Since the early 20th century, we have known that humanity’s industrial activities are heating up the planet, with the average global temperature increasing by more than 1 degree since 1880 when the industrial revolution began in the West.

Burning fossil fuels for electricity and heat is the main culprit, accounting for nearly a third of the global greenhouse gas emissions that are warming up the planet, followed by transportation, manufacturing, construction and agriculture and other fuel burning.

Top 5 industries causing global warming

  Sector % share of greenhouse gas emissions
1 Fossil fuel energy: 30%
2 Transportation 15%
3 Manufacturing and Construction 13.3%
4 Agriculture 11.1%
5 Other fuel burning (like wood) 8.2%
Top 5 total: 77.6%

Source: The World Resources Institute, Feb 2020

But what does global warming mean beyond things getting a little hotter? Well, one of the most important factors is the warming of the world’s coldest regions: Antarctica and Greenland, where ice caps and glaciers contain 69% of all the world’s fresh water.

Antarctica | Jocrebbin

The systematic warming of the planet means that, since the 1950’s, temperatures have increased by more than 2.4 degrees in Antarctica, while they increased by 2.7 degrees in Greenland just between 1996 and 2014. This makes these regions the fastest warming areas on the planet.

And this, of course, means the ice there is melting, which is leading to rising sea levels all over the world. This is wreaking havoc with ocean temperatures and weather systems, leading to increased coastal erosion, more frequent hurricanes and typhoons, and even the collapse of entire fisheries like in the Gulf of Maine.

The melting of the Greenland and Antarctic ice sheets are, in-fact, the largest contributors to rising sea levels, which increased by 16-21cm between 1900 and 2016, with a rapid rise of 7.5cm recorded between 1993 and 2017.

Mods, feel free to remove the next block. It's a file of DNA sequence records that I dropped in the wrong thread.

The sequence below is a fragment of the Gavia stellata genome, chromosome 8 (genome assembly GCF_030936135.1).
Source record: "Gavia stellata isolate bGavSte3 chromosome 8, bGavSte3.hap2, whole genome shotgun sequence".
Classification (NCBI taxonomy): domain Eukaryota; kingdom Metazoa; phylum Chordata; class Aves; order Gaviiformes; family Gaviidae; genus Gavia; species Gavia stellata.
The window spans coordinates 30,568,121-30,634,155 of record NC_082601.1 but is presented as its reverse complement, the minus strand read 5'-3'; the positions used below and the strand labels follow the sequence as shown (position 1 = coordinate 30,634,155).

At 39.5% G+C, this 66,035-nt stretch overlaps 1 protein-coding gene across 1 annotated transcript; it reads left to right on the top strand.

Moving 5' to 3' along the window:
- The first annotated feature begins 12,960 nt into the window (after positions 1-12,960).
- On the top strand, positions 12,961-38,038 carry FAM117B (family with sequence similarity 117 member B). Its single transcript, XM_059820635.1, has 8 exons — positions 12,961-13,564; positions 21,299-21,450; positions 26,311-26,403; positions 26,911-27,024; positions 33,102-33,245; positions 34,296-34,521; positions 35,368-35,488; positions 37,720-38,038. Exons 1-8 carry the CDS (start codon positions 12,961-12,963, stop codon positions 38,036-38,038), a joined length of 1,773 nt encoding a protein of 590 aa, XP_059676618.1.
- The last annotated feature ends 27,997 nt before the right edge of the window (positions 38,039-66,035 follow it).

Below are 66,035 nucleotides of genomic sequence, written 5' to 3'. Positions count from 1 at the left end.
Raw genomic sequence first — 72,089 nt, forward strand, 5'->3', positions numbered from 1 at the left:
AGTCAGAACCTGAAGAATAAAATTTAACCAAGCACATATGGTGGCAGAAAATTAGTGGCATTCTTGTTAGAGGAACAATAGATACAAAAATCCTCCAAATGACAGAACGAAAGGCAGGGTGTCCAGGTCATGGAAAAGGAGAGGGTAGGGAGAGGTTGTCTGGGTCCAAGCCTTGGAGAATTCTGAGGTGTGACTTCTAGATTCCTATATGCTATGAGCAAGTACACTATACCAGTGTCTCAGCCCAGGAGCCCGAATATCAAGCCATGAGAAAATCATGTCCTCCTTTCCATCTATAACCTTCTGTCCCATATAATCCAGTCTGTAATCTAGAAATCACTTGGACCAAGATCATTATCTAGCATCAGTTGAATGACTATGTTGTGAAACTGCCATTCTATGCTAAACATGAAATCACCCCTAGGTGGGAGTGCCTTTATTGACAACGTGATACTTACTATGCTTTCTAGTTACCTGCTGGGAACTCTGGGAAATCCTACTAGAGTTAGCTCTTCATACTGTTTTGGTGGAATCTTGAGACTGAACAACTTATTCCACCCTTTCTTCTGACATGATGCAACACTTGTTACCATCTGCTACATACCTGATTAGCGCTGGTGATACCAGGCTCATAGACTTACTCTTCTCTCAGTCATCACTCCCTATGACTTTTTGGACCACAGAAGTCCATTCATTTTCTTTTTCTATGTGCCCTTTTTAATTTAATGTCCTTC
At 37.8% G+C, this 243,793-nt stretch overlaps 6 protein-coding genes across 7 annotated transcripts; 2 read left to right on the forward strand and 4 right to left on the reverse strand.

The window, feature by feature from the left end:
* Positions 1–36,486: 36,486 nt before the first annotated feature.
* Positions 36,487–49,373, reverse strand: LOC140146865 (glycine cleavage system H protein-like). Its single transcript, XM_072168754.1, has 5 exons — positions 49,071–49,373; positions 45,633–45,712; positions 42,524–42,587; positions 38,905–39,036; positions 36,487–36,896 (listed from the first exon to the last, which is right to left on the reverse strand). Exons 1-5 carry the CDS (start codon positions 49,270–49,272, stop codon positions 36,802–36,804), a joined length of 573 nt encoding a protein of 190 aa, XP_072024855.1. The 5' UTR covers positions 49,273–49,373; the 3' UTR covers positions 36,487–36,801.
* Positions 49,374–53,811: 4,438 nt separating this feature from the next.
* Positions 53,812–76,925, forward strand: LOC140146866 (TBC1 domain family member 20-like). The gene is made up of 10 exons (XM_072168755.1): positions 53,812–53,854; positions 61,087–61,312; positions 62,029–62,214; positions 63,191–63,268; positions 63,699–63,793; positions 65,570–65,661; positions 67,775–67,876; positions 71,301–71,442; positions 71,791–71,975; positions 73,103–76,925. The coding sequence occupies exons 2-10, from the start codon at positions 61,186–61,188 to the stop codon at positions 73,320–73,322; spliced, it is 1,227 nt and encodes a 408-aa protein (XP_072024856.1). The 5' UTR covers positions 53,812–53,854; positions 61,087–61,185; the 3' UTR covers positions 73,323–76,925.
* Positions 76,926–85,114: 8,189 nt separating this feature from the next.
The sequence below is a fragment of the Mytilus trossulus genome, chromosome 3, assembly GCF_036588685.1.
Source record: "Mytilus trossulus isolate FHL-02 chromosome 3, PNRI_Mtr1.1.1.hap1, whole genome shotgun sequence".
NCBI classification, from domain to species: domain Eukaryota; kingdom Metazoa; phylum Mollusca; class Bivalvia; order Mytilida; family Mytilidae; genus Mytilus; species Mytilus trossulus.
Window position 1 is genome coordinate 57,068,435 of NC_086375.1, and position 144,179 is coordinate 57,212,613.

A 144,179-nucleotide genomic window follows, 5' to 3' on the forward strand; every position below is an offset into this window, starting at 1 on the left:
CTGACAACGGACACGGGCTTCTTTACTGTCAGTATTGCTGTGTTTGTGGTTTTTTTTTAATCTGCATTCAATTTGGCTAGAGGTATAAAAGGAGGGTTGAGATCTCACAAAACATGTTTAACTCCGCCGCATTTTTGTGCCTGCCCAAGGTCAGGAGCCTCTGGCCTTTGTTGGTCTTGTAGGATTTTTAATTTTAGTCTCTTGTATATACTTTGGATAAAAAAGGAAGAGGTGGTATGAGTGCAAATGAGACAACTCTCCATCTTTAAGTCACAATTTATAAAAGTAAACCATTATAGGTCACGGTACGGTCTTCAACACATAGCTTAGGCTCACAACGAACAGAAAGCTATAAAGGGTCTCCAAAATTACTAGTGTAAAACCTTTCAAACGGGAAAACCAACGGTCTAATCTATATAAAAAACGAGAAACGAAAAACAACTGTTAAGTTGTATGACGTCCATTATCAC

This, as highlighted above, is really bad news for humanity. Right now, the Greenland ice sheet is disappearing four times faster than in 2003 and already contributes 20% of the water leading to rising sea levels.

Losing our cool

Because man is causing global warming by burning fossil fuels like coal, oil and gas for energy for electricity, transportation and manufacturing, how much and how quickly the Greenland and Antarctic ice sheets melt in the future will be largely determined by us.

A Polar Bear crosses the The Greenland ice sheet

If emissions continue to rise as they are right now – which puts us on track for 4.1 degrees of global warming by 2100 – then the current rate of melting on the Greenland ice sheet is expected to double by the end of the century.

If all the ice on Greenland melted, it would raise global sea levels by 6.1 metres. If all the ice in the world were to melt, sea levels would rise by 70.1 metres. In that case, all of our coastal cities would be lost, including New York, Shanghai and London and more than 40% of the global population would become refugees.

And that’s not to mention all of the chemicals currently trapped in the ice that would be released and the damage all that freshwater would do to the delicate salt balance of the oceans and our underground drinking water reserves.

Wake up call

Of course, this is disaster movie territory, and hopefully something we can avoid. However, climate change and rising sea levels are already causing problems.

2012 Movie (2009)

As mentioned above, sea levels have already risen, and we are losing the battle to save many islands and coastal cities, including Jakarta here in South East Asia. Jakarta is sinking by an incredible 25.4 centimetres a year and by 2050, 95% of Northern Jakarta will be underwater. In 2019, the President announced that Indonesia would be moving its capital.

Other sinking coastal cities include Mexico City – the fastest sinking at 30.5 centimetres per year ­– New Orleans and San Francisco in the US, as well as Lagos in Nigeria.

In-fact, studies show that sea level rises of just 1 to 3 metres could mean disaster for every low-lying coastal city around the world. Currently, the UN estimates that sea levels could rise by around 1 metre by 2100 – in just 80 years.

As mentioned above, right now – if nothing changes – the world is on target for 4 degrees of global warming by 2100. If that happens, then the oceans could rise by 2 metres. If that happens, around 1.8 million square kilometres of land (or an area around five times the size of Vietnam) could be lost and up to 187 million people displaced.

And so, climate change is about much more than rising temperatures: it really affects everything on our planet. As our ancestors knew (but many of us have forgotten) everything in nature is in a fine balance and when that balance is disturbed, big changes occur.

That is why NOW truly is the time to stop burning fossil fuels and turn to nature: the sun, the wind and the tides, to create energy for humanity. If we don’t, we will find ourselves in pretty hot (and rising) water.